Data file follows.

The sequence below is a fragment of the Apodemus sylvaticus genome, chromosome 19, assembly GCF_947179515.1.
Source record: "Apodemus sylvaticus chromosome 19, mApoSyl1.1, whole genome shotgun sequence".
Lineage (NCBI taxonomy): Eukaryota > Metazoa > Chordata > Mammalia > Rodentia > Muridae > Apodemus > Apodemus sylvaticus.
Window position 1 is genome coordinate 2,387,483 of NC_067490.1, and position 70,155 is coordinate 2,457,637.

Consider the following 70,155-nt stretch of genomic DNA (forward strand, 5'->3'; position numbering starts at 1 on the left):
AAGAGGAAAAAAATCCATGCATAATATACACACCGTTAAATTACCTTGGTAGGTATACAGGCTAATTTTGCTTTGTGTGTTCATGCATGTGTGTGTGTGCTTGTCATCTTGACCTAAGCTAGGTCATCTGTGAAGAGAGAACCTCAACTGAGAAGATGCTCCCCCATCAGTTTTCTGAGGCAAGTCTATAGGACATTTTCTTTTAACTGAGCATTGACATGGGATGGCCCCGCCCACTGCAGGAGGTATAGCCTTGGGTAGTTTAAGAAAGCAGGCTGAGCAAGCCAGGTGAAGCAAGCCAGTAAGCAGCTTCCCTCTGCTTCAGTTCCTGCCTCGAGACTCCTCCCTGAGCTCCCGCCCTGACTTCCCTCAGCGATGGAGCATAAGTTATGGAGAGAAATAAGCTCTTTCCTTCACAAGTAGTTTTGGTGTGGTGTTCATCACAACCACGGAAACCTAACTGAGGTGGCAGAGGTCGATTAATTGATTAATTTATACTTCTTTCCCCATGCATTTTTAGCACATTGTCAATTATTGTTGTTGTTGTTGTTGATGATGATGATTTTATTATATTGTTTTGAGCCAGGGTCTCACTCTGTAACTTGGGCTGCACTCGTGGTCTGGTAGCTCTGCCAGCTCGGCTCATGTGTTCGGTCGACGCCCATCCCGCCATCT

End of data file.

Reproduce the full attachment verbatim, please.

The sequence below is a fragment of the Apodemus sylvaticus genome, chromosome 19, assembly GCF_947179515.1.
Source record: "Apodemus sylvaticus chromosome 19, mApoSyl1.1, whole genome shotgun sequence".
Lineage (NCBI taxonomy): Eukaryota > Metazoa > Chordata > Mammalia > Rodentia > Muridae > Apodemus > Apodemus sylvaticus.
Window position 1 is genome coordinate 2,387,483 of NC_067490.1, and position 70,155 is coordinate 2,457,637.

Consider the following 70,155-nt stretch of genomic DNA (forward strand, 5'->3'; position numbering starts at 1 on the left):
AAGAGGAAAAAAATCCATGCATAATATACACACCGTTAAATTACCTTGGTAGGTATACAGGCTAATTTTGCTTTGTGTGTTCATGCATGTGTGTGTGTGCTTGTCATCTTGACCTAAGCTAGGTCATCTGTGAAGAGAGAACCTCAACTGAGAAGATGCTCCCCCATCAGTTTTCTGAGGCAAGTCTATAGGACATTTTCTTTTAACTGAGCATTGACATGGGATGGCCCCGCCCACTGCAGGAGGTATAGCCTTGGGTAGTTTAAGAAAGCAGGCTGAGCAAGCCAGGTGAAGCAAGCCAGTAAGCAGCTTCCCTCTGCTTCAGTTCCTGCCTCGAGACTCCTCCCTGAGCTCCCGCCCTGACTTCCCTCAGCGATGGAGCATAAGTTATGGAGAGAAATAAGCTCTTTCCTTCACAAGTAGTTTTGGTGTGGTGTTCATCACAACCACGGAAACCTAACTGAGGTGGCAGAGGTCGATTAATTGATTAATTTATACTTCTTTCCCCATGCATTTTTAGCACATTGTCAATTATTGTTGTTGTTGTTGTTGATGATGATGATTTTATTATATTGTTTTGAGCCAGGGTCTCACTCTGTAACTTGGGCTGCACTCGTGGTCTGGTAGCTCTGCCAGCTCGGCTCATGTGTTCGGTCGACGCCCATCCCGCCATCT